Behind the scenes, we know things are going good and we know that we are doing work to get those rankings up, however the client doesn’t. Anything you can do to allow the client to check on what you’ve done for them, whenever they want, can sometimes prevent emails or phones calls questioning your efforts.
#3 â Summary reports and updates
Sometimes, emailing the client or getting on the phone with them weekly or bimonthly is all they need. When you reach out to the client before they reach out to you, you are squashing embers before the fire starts. It shows them that you are proactive and more importantly that you havenât forgot about them. Emailing or calling them just to let them know that you’ve accomplished something or that you were thinking about them while working on their account can go a long way.
I believe this is arguably the most important thing you can do to build long term relationships with your clients. It can be something as simple as “Hey, I just wanted to let you know that we wrote up some content, emailed a few webmasters and been working on your rankings. Just an FYI, give you more details in the monthly report.” This communication can make a clientâs day and maintain their trust for you and your services.
#4 â Other metrics to report
Assuming that you are doing your job, you can report other metrics to the client if rankings and traffic have not kicked in yet. Metrics such as total links contacted out of total link goals, total tweets, fans, +1s, shares, pages per site visited, site bounce rate, conversion rate, total live links, subscribers, etc. Anything that will show them that the website is doing better than when you started. However, in order to provide these types of stats, you have to create a benchmark to show how where they are now is better than where they started.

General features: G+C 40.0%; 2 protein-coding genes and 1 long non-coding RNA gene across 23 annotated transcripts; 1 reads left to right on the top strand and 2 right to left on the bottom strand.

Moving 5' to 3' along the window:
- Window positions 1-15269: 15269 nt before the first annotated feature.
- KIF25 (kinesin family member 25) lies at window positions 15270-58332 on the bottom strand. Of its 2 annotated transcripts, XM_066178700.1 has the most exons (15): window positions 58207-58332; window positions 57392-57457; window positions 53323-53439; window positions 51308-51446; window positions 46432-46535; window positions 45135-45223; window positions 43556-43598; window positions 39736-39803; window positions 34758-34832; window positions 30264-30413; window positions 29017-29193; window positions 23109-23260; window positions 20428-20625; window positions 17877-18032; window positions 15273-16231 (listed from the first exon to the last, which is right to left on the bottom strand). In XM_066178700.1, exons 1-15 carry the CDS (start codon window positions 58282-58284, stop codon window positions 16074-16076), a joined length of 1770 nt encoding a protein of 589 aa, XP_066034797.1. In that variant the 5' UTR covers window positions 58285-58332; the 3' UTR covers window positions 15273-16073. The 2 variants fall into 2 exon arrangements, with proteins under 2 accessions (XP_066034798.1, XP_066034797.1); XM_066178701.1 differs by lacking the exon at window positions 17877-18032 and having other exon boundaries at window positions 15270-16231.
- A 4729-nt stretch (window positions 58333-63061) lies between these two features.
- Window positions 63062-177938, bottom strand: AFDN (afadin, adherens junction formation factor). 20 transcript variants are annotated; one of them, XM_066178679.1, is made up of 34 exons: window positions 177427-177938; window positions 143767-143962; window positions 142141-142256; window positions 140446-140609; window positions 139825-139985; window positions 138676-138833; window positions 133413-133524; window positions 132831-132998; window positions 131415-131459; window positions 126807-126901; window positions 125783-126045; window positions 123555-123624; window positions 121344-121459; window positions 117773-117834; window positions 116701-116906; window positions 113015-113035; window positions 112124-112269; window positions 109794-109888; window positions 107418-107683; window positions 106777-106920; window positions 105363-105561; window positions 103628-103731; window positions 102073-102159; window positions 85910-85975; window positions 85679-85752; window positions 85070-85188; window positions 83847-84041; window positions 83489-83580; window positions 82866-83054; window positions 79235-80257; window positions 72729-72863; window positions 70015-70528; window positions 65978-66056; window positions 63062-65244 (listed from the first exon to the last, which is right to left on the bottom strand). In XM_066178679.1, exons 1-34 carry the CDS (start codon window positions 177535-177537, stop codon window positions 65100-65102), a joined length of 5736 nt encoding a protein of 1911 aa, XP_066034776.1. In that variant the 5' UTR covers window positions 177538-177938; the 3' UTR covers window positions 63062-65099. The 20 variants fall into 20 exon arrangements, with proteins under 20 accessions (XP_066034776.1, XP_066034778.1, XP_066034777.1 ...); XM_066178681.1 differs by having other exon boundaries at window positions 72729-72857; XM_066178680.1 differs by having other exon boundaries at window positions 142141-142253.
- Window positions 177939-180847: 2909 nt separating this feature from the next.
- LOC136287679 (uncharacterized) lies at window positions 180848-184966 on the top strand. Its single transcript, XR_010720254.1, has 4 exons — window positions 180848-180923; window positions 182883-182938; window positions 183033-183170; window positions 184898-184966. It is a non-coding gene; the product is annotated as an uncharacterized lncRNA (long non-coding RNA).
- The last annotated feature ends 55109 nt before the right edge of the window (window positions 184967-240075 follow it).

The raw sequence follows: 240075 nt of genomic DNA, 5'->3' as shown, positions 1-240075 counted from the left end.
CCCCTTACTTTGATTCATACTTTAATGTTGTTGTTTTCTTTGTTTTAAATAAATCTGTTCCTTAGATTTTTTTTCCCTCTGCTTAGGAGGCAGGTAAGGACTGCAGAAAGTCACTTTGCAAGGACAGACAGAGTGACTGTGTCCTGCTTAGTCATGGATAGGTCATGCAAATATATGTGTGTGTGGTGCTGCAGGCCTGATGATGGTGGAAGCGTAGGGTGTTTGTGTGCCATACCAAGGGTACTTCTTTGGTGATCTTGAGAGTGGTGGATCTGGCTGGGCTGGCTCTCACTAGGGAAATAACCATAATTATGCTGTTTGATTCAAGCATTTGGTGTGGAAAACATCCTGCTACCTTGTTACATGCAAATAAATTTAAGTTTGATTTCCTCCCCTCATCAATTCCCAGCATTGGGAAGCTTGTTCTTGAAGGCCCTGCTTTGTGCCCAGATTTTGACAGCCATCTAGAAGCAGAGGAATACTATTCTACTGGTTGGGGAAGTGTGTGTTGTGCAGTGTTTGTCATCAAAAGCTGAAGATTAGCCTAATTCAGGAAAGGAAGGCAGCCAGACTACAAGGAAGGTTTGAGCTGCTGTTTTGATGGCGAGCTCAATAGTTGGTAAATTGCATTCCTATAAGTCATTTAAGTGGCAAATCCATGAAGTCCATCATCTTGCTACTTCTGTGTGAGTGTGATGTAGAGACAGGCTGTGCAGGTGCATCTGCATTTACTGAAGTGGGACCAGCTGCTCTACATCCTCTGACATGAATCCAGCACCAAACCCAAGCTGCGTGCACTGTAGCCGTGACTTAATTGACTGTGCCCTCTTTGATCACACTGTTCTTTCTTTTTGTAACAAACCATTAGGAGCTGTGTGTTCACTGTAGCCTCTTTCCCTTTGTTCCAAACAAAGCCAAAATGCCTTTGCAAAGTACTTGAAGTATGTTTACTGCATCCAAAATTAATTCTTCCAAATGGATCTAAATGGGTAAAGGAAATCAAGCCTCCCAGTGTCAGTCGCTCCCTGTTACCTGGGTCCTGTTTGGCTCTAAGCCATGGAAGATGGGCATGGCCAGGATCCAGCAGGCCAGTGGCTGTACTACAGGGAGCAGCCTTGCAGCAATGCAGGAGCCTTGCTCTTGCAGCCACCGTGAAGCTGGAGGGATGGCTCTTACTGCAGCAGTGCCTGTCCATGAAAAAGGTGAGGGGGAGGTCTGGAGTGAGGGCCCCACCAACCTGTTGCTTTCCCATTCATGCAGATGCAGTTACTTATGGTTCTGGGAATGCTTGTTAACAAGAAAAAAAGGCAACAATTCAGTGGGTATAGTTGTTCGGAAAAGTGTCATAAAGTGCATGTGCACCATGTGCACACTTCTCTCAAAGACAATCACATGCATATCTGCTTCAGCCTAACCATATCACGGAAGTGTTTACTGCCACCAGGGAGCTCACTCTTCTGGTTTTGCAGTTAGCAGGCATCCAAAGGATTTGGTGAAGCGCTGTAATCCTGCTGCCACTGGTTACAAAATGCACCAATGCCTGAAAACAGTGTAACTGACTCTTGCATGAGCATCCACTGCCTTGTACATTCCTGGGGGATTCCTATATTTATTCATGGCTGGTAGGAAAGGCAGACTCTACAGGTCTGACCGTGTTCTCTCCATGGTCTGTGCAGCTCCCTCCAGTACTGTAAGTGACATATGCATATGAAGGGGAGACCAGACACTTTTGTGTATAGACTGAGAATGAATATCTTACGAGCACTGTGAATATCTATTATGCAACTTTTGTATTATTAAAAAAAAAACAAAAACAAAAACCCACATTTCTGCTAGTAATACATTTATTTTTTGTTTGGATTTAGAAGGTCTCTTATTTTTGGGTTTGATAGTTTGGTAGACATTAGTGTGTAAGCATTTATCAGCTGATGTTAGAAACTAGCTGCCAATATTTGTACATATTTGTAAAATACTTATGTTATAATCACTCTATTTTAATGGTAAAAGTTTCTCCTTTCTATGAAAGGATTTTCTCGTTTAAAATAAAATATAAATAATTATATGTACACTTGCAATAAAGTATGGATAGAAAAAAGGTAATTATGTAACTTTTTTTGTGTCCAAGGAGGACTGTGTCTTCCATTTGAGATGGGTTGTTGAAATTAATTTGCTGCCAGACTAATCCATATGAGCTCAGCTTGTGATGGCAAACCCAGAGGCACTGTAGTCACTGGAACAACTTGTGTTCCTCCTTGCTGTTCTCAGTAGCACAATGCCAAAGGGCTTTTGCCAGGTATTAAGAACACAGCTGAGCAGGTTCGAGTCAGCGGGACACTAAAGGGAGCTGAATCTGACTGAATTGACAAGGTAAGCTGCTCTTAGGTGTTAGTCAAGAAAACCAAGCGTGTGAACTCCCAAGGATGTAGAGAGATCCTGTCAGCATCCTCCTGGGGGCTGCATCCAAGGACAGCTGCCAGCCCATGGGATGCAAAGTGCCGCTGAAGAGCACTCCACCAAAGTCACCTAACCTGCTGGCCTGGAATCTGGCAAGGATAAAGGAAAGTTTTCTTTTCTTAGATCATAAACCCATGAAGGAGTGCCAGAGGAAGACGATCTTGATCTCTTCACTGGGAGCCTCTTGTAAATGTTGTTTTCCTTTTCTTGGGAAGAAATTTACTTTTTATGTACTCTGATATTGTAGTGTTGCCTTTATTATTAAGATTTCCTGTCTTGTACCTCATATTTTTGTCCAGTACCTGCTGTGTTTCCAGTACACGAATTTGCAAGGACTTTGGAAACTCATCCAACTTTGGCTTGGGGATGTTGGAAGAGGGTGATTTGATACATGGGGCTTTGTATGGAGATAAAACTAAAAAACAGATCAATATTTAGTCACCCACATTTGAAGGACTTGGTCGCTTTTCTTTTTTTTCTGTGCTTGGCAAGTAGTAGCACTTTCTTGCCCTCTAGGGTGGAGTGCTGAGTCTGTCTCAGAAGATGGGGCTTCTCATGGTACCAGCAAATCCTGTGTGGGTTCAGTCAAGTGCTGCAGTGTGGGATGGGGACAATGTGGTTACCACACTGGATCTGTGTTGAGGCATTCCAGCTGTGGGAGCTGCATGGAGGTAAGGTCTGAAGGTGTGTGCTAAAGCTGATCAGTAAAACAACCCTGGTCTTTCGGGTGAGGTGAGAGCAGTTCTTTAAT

#5 â Resources vouching that SEO takes time
In the case that the client is still skeptical and the results are not yet able to prove your work, the best thing you can do is show them that even the authorities such as Search Engine Watch, Moz, Search Engine Journal, Google, etc., all confirmed that rankings don’t happen overnight. Perhaps you can do a better job educating them about the fact that itâs a campaign to catch up with the competition; that the competitors who are ranking high have performed a long list of tasks over years to get to where they are, and you are emulating them in the most efficient way possible.
…there you have it, five ways to let the clients know that you are doing what needs to be done in order to obtain top rankings. Just donât forget that the client may still need to trust that the tasks you are accomplishing actually works. So you may have to prove to them that your strategies have helped other clients, or that you are doing what the algorithm, case studies and the competition proves needs to be done.
I hope this helps my fellow white-hat SEOs performing legit services keep good relationships with their clients.